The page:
It was all a dream!
Christopher George Latore Wallace is a man of many names: Biggie Smalls, Big Poppa, B.I., Franky Baby, and — most notably — The Notorious B.I.G.
With a name like this, it’s easy to see why his music is immediately recognizable by both hardcore and casual rap fans alike. His life, career, and untimely death have been heavily discussed by music fans, rap historians, and media professionals, and his skills as a rapper and lyricist are frequently held up as significantly influential to the music environment that followed.
But one thing about Biggie remains frequently overlooked: his sincere appreciation for pop culture. In addition to life struggles, famed success, women, and the search for the C.R.E.A.M., his lyrics feature numerous references to musical influences, films, media personalities, and cultural icons.
To start the story, let’s follow the life of Mr. B.I.G. and explore some of the most interesting pop culture tools he used to become the so-called King of New York.
What better place to begin than the man’s most common moniker, Biggie Smalls? Young Christopher Wallace was always a large boy, and his classmates — as young people do — assigned him a nickname based on his size. It would seem that “Big” did not reject this title as derogatory, but instead embraced it.
After dropping out of school and spending a few months in prison, Wallace began a rap career under the name Biggie Smalls. While the name is an ironic reference to his childhood nickname, it was also adopted from the 1975 film Let’s Do It Again starring Sidney Poitier and Bill Cosby. Calvin Lockhart plays character Biggie Smalls, a suave, smooth-talking gangster who comes head-to-head with John Amos’ character Kansas City Mack.
Much of Wallace’s rap persona (rapsona?) came from this character: a smooth cutthroat with a love of money and power. However, due to a threat of legal action by the original Biggie Smalls, Calvin Lockhart, Wallace was forced to release his first album under a new pseudonym. He chose “The Notorious B.I.G.” for the name behind his first release Ready to Die, while still casually referring to himself as Biggie Smalls. No legal consequences for casual nicknames, I guess.
Big’s references to Let’s Do It Again reveal the rapper’s love of film, especially 1970’s Blaxploitation. In fact, Ready to Die‘s “Intro” opens with a shout-out to another 70’s Blaxploitation classic. The introductory track acts as sort-of life story of Christopher Wallace, and features a collection of small skits representing events in the young man’s life.
The first of these skits presents the birth of (presumably) the young boy on the album cover above and the celebratory shouts of his father. Accompanying this exciting emergence of life is Curtis Mayfield’s theme song to the Blaxploitation movie Super Fly. Not only was this film released in 1972 (the same year of Biggie’s birth), but it also apparently served as a musical touchstone for the rapper’s young life. Here’s the hilariously 70’s trailer:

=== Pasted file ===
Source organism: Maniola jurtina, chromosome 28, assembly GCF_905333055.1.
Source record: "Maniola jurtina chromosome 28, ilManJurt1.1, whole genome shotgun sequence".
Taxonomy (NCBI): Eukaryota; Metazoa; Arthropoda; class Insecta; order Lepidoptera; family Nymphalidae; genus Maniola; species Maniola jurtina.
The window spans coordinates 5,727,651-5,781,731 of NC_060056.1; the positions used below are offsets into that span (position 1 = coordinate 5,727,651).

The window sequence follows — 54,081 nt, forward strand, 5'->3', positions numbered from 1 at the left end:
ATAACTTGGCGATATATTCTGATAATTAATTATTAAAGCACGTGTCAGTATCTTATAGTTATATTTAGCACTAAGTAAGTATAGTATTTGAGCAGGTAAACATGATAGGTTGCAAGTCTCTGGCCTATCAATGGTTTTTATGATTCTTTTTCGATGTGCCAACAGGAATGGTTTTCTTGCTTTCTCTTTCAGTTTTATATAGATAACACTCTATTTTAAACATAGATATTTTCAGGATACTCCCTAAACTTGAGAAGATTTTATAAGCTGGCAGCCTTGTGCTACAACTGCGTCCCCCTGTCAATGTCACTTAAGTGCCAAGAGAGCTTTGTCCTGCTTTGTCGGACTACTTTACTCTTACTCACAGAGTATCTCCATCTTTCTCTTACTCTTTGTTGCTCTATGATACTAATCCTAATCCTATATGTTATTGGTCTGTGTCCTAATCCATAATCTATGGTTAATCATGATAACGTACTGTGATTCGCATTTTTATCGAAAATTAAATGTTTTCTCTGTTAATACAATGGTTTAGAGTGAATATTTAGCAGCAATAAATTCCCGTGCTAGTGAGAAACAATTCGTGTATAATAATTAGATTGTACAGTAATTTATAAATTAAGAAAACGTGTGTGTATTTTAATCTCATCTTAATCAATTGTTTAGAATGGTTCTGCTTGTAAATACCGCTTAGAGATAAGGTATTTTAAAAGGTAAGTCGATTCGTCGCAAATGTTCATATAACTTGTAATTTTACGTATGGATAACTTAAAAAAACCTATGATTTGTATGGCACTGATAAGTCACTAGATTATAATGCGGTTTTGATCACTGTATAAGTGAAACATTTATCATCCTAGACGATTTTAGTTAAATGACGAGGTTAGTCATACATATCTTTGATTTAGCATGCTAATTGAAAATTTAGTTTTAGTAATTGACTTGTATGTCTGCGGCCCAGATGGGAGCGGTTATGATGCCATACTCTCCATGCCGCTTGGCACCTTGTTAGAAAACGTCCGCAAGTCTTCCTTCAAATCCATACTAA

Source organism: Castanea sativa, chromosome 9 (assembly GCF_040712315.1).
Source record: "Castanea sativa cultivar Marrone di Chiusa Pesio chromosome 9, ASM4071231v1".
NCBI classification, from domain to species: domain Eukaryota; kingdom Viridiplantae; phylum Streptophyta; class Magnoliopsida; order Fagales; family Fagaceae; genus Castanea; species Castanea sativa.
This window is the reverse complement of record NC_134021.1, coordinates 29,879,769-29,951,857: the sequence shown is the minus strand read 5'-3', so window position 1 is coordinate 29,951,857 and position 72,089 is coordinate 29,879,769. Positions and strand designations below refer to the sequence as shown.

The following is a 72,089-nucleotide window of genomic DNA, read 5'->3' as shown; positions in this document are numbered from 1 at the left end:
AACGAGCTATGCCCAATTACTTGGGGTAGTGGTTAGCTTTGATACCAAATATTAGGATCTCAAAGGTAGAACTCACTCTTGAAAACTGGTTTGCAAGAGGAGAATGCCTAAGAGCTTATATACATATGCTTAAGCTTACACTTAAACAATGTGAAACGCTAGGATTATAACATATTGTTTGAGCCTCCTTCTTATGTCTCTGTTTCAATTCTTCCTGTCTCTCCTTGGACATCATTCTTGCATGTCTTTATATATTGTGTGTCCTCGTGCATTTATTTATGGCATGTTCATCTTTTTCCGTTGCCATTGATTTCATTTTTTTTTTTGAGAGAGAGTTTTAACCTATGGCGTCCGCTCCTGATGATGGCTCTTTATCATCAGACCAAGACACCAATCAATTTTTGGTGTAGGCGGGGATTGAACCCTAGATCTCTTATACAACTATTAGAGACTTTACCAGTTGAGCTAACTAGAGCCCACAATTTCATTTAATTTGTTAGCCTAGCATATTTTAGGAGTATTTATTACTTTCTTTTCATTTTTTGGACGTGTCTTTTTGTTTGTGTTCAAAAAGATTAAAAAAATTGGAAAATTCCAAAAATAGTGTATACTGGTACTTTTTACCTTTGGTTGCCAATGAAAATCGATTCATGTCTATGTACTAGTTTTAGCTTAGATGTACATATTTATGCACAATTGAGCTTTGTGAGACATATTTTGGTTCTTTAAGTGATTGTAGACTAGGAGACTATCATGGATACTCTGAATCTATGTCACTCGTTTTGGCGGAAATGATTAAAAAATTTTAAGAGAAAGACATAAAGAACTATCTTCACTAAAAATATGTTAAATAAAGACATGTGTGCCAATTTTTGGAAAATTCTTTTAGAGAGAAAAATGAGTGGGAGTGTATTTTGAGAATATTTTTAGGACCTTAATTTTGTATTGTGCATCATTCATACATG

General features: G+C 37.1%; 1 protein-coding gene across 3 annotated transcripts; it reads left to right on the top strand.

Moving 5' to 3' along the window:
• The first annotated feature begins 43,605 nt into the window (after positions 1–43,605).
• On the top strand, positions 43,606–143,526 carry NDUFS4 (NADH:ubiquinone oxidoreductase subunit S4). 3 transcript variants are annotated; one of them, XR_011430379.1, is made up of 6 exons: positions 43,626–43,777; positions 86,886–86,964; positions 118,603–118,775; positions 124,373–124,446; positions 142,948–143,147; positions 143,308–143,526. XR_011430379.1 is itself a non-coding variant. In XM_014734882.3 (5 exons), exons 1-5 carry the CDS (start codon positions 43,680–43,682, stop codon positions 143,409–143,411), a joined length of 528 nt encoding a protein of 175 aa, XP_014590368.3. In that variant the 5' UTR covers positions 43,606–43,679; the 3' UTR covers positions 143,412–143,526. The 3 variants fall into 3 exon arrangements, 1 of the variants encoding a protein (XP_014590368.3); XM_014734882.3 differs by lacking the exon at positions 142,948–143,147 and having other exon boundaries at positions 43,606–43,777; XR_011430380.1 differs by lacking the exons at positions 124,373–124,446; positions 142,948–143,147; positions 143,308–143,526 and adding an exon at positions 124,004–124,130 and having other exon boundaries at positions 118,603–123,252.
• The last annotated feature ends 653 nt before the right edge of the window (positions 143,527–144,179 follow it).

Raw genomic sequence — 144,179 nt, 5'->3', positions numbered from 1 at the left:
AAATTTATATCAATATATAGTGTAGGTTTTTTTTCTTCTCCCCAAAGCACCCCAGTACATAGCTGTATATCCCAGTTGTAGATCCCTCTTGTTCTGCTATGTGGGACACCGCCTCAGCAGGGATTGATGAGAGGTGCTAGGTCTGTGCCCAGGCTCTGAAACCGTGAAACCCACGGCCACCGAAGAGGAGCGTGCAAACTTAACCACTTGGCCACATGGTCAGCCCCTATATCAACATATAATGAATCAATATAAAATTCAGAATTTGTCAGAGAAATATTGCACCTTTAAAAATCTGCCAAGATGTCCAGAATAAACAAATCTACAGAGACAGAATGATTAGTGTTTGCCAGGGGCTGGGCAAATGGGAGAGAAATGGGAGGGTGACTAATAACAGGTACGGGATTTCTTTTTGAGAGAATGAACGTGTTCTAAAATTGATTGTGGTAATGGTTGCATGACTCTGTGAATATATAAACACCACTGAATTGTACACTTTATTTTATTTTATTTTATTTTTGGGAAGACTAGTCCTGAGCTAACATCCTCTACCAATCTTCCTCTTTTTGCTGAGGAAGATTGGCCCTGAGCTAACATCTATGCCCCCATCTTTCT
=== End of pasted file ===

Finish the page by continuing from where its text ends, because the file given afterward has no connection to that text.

Other musical references in the “Intro” include “Rapper’s Delight” (the first commercially successful rap song) by Sugar Hill Gang, “Top Billin'” by Audio Two, and “Tha Shiznit” by Snoop Doggy Dogg. These musical shout-outs serve as the first of many in Biggie’s music, as he frequently expresses respect for his musical influences and noteworthy contemporaries. Ready to Die alone features call-outs to Biggie’s friends and collaborators Junior M.A.F.I.A., Lil’ Fame and the Mash Out Posse (M.O.P.), Puff Daddy, Salt ‘n’ Pepa, Heavy D and the Boyz, Ron G, Brucey B, Kid Capri, Funkmaster Flex, and Lovebug Starski (all nicely organized for some ultra-dope rhymes).
One rather humorous old school rap callback is to the 1983 novelty track “Rappin’ Duke,” in which musician Shawn Brown raps in the voice of late actor John Wayne.
This is common theme for Mr. B.I., as he regularly looks back to the days of old and yearns for those easier times. He remembers things such as listening to the New York radio program Rap Attack (hosted by alliteration duo Magic and MC Marley Marl) and reading the excessively edgy editorial Word Up! Magazine.
But with the pressures of life continually emerging in his life, he recognized that he needed one thing: C.R.E.A.M. This term of course stands for “Cash Rules Everything Around Me” and was made popular by the 1993 Wu Tang Clan song of the same name. Biggie uses this acronym in several songs to discuss his desire to achieve monetary success.
While Big adopts this phrase from the boys in Wu Tang, there was a considerable amount of animosity between him and the Clan. Raekwon and Ghostface Killah were both outspoken about Biggie’s (alleged) unoriginal style, and the group included critical references to Big in their 1995 track “Shark Niggas (Biters).” The track is super NSFW, so I’ll let you search for it yourself.
The creative differences never escalated too far, but Big himself included subtle jabs to the New York borough of Staten Island (calling it “Shoalin Isaland”) where the Wu Tang Clan is based, and to those who prefer Kung-Fu to automatic weapons like MAC 10’s. I can’t say for sure, but I like to think these statements foreshadow the Clan’s 1999 Playstation fighting game Wu Tang: Shaolin Style.
As that gameplay video suggests, the hard streets of New York are home to danger, in addition to strange Eastern mysticism. Mr. Smalls was no stranger to such danger, as he used allusions to his favorite films to describe the hard life he grew up in.
For example, in the song “Suicidal Thoughts,” Biggie speaks of the possibility of death “on the train track,” like character Ramo in the 1980 film Beat Street…
…or death by crack cocaine, like Chris Rock’s character Pookie in the 1991 Wesley Snipes movie New Jack City.
Biggie knows a good Chris Rock performance when he sees one. And his appreciation for black comics doesn’t end there, as he fires off a few Wayans Brothers references in the remix of “One More Chance.” I’m not entirely sure what the lyrics mean, but he apparently brings “Major Payne like Damon Wayans, Low Down Dirty even like his brother Keenan.”